mental health work

Half of Aussie workers feel mental health is overlooked at work, says ACAP survey

A recent survey has found that despite a growing emphasis on workplace wellbeing and inclusion, one in two Australian workers still lack confidence to bring their whole selves to work and feel lip service is being paid to their mental health.

Conducted by YouGov on behalf of the Australian College of Applied Professions (ACAP) in October 2021, the nationally representative survey of 1000 Australian workers revealed that 53 per cent of workers would hide a mental or physical health condition to avoid being judged or discriminated against, and that four in 10 don’t feel comfortable enough to be open about their personal interests, values, culture, or lifestyle at work.

“In an age where we are repeatedly told ‘to be ourselves’ and that ‘it’s OK not to be OK’ at work, these latest findings suggest that many Australians still feel very guarded in the workplace,” says ACAP CEO, George Garrop.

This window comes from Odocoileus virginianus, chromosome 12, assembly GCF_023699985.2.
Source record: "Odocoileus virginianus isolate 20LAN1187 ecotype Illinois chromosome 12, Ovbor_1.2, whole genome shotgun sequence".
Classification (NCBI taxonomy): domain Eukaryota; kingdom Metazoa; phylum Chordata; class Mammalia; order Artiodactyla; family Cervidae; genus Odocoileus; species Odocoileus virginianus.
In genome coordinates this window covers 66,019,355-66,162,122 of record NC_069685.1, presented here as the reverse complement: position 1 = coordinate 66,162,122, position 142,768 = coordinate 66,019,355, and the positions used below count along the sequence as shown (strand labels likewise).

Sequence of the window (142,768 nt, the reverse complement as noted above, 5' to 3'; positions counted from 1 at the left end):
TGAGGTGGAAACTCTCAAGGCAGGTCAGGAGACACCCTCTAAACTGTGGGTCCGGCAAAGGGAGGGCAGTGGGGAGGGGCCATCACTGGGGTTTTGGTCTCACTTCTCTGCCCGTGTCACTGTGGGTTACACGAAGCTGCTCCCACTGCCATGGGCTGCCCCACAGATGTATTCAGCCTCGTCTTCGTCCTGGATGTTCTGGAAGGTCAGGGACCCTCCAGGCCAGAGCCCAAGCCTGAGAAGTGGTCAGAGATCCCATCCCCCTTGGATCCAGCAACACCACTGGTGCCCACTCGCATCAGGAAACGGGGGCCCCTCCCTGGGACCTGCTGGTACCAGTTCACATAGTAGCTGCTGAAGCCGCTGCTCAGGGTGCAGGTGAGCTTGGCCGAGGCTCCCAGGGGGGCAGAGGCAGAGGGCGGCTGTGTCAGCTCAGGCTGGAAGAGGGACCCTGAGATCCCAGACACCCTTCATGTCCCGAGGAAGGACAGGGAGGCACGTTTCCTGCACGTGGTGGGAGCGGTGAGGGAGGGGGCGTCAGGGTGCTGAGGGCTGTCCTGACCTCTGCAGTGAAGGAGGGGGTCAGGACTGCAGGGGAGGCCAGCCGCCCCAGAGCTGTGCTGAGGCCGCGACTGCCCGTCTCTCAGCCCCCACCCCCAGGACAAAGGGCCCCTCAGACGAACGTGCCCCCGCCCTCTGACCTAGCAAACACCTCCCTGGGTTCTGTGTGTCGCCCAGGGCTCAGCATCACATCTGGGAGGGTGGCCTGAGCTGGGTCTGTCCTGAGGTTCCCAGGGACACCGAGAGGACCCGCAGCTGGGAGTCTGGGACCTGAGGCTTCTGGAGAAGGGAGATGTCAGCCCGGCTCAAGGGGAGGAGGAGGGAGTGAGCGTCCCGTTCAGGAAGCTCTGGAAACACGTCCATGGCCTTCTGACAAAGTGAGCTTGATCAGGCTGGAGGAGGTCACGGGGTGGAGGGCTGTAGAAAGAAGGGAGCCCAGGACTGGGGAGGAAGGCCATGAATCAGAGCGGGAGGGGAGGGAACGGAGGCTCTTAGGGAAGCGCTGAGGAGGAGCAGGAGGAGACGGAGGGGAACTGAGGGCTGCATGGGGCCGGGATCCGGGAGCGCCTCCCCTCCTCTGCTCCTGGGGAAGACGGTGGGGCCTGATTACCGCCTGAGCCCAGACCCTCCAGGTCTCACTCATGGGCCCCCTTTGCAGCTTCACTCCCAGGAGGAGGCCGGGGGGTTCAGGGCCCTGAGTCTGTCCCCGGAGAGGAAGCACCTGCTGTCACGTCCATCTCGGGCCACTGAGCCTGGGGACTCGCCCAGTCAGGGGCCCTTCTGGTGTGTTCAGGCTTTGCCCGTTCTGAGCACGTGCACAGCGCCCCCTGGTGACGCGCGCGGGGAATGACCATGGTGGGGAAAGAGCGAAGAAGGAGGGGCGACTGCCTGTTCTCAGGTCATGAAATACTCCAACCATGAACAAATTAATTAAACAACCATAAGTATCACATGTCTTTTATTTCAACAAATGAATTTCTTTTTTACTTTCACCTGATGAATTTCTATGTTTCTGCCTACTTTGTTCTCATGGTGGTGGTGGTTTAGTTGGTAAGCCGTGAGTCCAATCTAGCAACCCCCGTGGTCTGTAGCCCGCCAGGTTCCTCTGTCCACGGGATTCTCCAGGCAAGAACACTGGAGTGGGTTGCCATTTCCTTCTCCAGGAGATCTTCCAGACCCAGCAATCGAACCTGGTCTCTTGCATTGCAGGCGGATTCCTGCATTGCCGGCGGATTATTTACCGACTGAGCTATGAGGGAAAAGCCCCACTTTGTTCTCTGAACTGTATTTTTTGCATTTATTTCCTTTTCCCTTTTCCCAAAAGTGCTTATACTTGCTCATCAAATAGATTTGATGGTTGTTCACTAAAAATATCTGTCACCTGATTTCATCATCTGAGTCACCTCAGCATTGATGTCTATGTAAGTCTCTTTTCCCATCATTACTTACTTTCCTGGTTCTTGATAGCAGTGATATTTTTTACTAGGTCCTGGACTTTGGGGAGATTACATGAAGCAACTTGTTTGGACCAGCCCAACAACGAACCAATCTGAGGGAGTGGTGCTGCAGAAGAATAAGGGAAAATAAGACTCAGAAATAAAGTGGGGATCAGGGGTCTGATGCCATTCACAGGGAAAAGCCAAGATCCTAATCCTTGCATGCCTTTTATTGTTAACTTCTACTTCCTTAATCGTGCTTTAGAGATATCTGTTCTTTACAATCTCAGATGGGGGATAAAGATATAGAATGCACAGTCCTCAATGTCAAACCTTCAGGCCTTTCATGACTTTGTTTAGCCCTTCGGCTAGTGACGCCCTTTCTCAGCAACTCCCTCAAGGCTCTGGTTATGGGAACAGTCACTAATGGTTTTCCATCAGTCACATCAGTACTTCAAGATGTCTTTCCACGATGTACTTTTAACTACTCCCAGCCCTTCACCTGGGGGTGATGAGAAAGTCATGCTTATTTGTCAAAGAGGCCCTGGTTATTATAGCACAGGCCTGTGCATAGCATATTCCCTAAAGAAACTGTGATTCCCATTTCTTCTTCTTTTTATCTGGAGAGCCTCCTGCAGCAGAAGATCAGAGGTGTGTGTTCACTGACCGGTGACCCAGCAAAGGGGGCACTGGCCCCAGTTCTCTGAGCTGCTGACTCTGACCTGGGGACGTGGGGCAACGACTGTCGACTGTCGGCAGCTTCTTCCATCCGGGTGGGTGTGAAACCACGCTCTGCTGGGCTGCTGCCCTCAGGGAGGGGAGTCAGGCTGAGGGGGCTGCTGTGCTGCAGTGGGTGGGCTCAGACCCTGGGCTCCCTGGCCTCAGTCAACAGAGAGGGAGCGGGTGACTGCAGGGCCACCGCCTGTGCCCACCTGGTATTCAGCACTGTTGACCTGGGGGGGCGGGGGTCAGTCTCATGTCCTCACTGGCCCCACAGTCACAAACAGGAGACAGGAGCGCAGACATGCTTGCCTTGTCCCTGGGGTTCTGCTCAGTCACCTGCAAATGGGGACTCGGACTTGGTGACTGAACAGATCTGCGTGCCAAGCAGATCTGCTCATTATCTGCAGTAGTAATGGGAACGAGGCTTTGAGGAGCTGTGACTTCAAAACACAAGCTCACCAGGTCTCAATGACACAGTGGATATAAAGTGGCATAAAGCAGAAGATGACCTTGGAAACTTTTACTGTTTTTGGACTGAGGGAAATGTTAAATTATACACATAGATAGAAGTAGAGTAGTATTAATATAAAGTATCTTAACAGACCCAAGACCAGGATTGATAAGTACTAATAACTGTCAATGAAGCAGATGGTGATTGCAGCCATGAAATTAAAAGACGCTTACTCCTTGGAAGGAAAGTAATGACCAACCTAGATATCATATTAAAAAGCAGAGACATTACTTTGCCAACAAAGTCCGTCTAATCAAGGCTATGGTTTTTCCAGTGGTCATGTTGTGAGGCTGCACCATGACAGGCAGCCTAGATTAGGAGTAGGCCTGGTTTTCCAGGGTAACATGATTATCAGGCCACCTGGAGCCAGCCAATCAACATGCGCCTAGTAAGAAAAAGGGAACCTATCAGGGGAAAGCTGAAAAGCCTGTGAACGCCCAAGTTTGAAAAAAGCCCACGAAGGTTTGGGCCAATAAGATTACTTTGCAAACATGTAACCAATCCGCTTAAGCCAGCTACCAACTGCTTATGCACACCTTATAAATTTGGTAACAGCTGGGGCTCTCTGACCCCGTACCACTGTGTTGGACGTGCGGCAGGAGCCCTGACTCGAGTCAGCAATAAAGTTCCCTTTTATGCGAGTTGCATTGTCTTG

The survey also found that half of Australian workers feel their workplace has introduced mental health and wellbeing initiatives to ‘tick boxes’, while day to day, their manager shows little concern or empathy for their wellbeing.

“While over the past two years many organisations have boosted their mental health, wellbeing, diversity. and inclusion initiatives, our research indicates that these initiatives are not always leading to meaningful outcomes or positive sentiment for workers,” George says.

A lack of ‘people skills’ among managers and leaders was a key driver behind worker concerns, the research found, with 65 per cent of workers saying their manager struggles with soft skills.

The findings come as many Australian organisations scramble to quell potential staff turnover and critical skills gaps.

For more information, visit the ACAP website.

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